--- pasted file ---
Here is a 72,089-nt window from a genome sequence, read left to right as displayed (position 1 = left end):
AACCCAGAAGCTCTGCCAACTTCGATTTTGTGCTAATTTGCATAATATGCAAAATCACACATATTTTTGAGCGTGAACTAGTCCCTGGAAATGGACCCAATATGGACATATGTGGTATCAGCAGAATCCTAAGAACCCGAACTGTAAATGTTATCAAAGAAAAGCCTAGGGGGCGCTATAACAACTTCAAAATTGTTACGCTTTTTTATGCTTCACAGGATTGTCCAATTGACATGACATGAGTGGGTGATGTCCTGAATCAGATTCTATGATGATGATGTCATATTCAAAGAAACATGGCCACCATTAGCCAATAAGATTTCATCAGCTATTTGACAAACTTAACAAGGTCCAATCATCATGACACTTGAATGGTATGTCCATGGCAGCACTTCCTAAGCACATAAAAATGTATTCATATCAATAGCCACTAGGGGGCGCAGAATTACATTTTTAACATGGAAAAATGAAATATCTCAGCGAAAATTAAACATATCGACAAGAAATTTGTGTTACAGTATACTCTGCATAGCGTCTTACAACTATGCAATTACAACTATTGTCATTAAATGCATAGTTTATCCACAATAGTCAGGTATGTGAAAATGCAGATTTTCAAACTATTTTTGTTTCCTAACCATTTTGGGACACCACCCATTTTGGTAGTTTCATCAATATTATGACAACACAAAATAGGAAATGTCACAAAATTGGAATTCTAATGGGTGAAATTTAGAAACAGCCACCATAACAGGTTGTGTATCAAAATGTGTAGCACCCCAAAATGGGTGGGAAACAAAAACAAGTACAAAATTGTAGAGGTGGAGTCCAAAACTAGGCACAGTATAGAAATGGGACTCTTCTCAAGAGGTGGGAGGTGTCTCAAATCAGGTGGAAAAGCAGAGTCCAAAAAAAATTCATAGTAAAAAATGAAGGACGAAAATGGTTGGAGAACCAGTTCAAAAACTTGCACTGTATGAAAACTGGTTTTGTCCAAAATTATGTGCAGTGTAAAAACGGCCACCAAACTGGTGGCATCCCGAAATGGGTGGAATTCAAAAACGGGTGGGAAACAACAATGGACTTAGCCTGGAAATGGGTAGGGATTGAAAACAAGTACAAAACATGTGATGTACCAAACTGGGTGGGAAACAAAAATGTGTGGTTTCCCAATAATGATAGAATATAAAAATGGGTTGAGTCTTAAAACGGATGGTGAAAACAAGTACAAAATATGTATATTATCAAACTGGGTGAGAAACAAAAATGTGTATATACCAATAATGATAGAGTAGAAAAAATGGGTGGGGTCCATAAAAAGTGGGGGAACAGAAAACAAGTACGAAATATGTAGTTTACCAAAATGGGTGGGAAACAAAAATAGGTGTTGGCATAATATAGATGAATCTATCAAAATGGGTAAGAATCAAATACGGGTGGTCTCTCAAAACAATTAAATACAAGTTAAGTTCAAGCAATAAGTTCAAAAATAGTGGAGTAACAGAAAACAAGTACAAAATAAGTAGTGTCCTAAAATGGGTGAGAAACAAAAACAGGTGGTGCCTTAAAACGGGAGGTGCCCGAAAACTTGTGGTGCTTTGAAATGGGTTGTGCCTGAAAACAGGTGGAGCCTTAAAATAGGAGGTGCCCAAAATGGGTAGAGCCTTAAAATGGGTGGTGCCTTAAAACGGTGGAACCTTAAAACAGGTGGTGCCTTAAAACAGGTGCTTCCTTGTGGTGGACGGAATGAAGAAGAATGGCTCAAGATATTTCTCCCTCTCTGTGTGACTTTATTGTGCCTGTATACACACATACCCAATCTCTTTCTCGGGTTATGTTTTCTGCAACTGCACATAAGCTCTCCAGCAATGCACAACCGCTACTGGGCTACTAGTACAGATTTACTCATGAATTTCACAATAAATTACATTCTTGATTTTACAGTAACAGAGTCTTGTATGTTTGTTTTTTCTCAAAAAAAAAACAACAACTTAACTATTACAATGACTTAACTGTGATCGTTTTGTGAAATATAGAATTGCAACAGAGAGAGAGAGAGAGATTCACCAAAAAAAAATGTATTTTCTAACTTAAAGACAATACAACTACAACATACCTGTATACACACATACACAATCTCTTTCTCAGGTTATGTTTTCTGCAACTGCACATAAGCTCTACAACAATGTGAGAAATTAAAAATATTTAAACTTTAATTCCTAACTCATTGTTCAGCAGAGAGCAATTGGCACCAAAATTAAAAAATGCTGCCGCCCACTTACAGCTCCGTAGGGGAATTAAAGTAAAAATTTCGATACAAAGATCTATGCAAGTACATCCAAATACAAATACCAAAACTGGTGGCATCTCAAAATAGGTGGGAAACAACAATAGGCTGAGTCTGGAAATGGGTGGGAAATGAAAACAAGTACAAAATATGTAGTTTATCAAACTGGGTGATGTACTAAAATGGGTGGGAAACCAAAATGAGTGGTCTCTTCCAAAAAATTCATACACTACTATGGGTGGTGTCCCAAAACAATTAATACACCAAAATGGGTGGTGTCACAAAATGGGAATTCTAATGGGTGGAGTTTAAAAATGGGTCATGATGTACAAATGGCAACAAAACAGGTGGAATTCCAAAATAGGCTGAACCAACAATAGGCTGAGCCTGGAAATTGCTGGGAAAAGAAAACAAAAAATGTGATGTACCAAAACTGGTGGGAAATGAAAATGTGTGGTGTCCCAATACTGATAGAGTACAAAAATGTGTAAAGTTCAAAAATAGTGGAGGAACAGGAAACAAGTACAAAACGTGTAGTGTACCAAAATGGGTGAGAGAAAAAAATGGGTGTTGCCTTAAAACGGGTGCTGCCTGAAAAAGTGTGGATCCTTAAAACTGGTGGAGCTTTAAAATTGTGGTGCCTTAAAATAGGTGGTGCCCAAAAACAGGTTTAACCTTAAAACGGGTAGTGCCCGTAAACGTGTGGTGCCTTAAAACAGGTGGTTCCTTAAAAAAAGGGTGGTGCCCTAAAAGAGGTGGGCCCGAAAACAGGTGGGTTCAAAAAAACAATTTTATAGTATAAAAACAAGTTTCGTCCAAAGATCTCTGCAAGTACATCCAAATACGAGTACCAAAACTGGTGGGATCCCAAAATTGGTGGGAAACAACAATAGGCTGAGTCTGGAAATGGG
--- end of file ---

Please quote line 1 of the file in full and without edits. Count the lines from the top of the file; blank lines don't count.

Here is a 72,089-nt window from a genome sequence, read left to right as displayed (position 1 = left end):